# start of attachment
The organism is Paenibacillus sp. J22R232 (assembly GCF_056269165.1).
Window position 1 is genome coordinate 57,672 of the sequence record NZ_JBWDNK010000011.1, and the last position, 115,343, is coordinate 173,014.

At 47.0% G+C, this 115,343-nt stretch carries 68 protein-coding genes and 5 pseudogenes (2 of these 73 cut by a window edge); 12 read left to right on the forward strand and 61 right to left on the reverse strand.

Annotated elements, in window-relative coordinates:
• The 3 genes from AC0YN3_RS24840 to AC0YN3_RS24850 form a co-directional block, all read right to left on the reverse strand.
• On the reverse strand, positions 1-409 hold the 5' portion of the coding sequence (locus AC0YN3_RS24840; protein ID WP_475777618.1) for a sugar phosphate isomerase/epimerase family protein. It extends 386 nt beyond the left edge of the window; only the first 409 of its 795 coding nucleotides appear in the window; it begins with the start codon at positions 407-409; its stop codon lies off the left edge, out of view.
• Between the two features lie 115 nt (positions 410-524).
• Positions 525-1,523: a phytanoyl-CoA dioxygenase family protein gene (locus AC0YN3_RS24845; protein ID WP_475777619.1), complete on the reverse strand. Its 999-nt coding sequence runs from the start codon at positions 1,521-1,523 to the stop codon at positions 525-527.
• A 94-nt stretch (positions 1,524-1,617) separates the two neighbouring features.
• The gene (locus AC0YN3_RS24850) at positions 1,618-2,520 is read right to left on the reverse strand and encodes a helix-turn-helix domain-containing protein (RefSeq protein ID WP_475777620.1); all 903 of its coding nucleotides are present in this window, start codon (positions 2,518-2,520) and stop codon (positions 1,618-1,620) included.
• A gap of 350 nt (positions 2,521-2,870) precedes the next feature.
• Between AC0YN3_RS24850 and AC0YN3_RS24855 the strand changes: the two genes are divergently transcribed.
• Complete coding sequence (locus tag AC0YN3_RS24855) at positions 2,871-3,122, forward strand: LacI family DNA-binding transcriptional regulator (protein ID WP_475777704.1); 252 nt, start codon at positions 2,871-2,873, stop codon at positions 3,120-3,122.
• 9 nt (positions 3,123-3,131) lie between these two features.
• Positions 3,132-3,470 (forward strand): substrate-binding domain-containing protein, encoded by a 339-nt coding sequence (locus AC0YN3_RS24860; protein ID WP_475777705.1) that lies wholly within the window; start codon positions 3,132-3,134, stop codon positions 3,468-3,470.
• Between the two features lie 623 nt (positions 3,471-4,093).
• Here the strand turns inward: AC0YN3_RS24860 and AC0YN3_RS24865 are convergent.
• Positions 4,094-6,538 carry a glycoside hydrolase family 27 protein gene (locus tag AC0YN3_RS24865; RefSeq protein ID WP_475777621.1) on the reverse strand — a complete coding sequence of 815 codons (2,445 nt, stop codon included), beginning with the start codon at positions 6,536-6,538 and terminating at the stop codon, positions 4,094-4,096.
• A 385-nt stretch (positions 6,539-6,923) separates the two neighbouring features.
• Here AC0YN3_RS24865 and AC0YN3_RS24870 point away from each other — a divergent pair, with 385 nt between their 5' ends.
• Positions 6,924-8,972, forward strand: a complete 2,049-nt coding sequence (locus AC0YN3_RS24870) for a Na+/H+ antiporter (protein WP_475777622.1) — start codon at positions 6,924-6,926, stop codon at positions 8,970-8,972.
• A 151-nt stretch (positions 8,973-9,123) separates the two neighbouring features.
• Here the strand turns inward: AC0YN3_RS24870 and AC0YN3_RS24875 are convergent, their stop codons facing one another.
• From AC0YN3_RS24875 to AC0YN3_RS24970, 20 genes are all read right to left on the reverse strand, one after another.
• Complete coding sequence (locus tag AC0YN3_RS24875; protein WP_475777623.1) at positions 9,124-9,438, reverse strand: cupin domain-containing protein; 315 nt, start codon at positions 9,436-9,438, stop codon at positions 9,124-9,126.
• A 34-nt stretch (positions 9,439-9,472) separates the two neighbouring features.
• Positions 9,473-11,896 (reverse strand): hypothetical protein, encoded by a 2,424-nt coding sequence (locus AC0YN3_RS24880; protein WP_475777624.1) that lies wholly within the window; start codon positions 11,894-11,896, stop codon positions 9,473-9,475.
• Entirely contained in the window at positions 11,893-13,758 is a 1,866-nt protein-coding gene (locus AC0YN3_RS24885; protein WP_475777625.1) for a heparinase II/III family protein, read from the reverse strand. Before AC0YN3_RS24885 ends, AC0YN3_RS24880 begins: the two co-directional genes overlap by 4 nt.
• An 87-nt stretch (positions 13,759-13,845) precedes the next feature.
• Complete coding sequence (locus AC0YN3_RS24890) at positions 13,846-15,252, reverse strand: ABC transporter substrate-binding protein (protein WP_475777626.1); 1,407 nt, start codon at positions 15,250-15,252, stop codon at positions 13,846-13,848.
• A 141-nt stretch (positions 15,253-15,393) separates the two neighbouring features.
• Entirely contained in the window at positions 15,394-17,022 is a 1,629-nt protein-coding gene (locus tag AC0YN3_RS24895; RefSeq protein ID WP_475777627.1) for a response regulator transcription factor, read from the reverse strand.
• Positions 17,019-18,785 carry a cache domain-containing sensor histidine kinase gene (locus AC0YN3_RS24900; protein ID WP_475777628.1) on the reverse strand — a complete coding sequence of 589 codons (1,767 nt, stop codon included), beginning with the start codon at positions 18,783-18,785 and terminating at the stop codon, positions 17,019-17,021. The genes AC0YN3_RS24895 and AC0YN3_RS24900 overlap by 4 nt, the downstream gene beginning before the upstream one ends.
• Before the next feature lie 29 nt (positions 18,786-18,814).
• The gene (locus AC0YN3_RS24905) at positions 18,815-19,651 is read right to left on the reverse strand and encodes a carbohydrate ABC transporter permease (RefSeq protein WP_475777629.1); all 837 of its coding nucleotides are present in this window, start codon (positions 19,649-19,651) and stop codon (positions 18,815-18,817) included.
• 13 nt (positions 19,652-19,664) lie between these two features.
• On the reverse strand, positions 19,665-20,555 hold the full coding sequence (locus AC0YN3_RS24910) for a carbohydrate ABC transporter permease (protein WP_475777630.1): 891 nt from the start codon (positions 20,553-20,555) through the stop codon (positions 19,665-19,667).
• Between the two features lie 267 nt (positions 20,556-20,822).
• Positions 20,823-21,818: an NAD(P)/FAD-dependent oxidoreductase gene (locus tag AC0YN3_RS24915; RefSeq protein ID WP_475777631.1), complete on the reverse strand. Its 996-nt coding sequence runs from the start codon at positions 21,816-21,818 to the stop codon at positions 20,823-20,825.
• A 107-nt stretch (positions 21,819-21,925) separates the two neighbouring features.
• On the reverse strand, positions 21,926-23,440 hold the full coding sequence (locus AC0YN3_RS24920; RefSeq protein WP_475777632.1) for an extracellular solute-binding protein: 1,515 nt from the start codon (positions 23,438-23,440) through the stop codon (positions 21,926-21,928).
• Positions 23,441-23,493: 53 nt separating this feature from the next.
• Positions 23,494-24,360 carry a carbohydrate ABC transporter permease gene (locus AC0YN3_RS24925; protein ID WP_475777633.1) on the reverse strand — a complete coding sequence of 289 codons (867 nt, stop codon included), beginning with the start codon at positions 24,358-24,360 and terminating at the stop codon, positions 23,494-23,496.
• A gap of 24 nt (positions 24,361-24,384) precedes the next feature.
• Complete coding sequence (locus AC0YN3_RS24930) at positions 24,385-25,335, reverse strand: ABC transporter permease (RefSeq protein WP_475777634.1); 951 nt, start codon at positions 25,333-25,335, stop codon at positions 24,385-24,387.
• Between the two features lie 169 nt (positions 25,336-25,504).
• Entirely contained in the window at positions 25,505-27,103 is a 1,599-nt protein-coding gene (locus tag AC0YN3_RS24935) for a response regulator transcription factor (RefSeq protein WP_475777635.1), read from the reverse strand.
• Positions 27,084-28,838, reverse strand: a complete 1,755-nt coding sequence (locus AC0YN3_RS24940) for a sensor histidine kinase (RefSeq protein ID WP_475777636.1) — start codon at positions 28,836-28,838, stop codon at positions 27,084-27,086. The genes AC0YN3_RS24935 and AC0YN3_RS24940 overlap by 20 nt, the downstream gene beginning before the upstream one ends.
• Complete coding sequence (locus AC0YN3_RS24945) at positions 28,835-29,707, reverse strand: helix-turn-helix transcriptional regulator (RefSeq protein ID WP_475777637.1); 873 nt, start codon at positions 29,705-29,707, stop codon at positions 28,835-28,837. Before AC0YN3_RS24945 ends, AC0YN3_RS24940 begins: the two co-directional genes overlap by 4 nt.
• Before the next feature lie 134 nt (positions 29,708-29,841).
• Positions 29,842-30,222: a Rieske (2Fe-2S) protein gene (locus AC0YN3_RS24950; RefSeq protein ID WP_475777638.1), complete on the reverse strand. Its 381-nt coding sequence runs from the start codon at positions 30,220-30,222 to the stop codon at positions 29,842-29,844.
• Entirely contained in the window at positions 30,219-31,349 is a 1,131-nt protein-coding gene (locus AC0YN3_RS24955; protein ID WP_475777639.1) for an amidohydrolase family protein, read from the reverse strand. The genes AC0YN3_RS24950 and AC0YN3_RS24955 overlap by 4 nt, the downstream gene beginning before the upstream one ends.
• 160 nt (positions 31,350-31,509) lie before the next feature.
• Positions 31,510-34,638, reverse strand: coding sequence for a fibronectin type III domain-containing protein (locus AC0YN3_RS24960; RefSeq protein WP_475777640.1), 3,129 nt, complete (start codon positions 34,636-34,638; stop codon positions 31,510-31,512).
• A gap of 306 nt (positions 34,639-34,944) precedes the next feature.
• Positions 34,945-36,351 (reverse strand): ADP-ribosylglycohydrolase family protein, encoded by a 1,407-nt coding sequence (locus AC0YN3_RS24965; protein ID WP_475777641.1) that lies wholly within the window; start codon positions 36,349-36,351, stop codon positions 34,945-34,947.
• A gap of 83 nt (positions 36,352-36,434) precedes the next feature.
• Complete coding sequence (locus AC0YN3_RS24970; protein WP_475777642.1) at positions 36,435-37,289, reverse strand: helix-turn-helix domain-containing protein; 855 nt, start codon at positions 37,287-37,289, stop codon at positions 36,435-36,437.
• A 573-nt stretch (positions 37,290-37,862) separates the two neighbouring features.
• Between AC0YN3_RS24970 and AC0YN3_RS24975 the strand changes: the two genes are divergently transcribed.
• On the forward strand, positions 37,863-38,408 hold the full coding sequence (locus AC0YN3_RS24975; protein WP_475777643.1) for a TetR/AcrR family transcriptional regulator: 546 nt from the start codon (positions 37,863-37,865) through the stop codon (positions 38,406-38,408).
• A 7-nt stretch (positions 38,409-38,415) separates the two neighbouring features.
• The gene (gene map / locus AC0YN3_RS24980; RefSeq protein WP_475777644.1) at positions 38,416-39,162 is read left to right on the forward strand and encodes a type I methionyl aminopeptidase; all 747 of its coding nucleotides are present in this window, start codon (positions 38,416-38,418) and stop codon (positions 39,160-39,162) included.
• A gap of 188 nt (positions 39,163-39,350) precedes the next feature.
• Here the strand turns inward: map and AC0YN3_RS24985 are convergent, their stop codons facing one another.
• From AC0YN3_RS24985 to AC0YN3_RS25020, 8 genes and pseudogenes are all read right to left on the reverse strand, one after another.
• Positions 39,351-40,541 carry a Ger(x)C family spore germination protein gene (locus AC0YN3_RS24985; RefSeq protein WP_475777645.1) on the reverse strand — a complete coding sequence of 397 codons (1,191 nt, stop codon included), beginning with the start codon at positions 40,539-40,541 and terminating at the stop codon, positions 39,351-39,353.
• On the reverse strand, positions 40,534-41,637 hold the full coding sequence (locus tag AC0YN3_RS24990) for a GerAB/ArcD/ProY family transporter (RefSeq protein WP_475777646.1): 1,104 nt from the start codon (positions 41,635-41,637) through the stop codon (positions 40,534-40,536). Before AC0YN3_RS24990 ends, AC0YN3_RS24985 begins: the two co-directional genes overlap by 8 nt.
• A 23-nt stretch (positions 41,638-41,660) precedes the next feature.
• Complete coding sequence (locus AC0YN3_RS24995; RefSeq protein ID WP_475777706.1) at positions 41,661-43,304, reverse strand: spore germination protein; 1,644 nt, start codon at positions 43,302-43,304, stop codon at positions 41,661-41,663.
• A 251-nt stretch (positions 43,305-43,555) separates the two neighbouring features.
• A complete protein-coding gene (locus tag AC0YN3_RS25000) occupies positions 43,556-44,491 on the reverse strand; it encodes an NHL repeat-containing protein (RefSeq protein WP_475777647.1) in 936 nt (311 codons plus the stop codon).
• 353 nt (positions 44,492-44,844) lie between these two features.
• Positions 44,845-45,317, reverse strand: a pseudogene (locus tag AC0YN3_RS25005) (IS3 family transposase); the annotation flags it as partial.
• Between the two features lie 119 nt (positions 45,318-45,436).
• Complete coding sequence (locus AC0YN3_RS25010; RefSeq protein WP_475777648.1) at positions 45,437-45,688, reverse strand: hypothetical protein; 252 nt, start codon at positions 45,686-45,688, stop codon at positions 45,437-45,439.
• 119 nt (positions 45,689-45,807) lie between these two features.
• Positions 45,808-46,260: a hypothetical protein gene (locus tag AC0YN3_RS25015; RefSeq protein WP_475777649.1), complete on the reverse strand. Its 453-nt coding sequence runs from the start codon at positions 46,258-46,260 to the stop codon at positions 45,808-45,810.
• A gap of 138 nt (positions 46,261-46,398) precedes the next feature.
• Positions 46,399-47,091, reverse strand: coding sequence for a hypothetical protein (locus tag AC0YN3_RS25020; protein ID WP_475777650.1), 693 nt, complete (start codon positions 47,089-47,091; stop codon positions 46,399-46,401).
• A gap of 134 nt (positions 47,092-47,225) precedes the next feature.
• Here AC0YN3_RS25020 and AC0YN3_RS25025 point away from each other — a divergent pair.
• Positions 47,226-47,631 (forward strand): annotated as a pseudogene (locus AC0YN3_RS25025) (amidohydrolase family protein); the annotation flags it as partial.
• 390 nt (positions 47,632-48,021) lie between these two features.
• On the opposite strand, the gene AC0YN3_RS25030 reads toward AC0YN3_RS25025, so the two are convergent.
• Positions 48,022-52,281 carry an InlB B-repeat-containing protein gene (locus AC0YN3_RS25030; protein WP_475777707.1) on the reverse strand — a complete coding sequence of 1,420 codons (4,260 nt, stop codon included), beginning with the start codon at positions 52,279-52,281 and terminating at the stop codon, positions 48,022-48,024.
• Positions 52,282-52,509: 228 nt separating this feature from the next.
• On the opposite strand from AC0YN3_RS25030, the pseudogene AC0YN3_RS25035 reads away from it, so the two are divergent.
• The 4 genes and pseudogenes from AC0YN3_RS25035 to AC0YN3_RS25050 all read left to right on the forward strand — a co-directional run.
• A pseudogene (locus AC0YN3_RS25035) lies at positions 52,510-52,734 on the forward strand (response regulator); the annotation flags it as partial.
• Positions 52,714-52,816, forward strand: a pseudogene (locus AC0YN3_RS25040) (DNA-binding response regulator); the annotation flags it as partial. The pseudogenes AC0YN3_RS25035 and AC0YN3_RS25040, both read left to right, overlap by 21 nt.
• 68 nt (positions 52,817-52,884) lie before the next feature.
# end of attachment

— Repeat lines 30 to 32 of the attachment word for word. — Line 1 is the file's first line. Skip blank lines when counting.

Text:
• Complete coding sequence (locus AC0YN3_RS24890) at positions 13,846-15,252, reverse strand: ABC transporter substrate-binding protein (protein WP_475777626.1); 1,407 nt, start codon at positions 15,250-15,252, stop codon at positions 13,846-13,848.
• A 141-nt stretch (positions 15,253-15,393) separates the two neighbouring features.
• Entirely contained in the window at positions 15,394-17,022 is a 1,629-nt protein-coding gene (locus tag AC0YN3_RS24895; RefSeq protein ID WP_475777627.1) for a response regulator transcription factor, read from the reverse strand.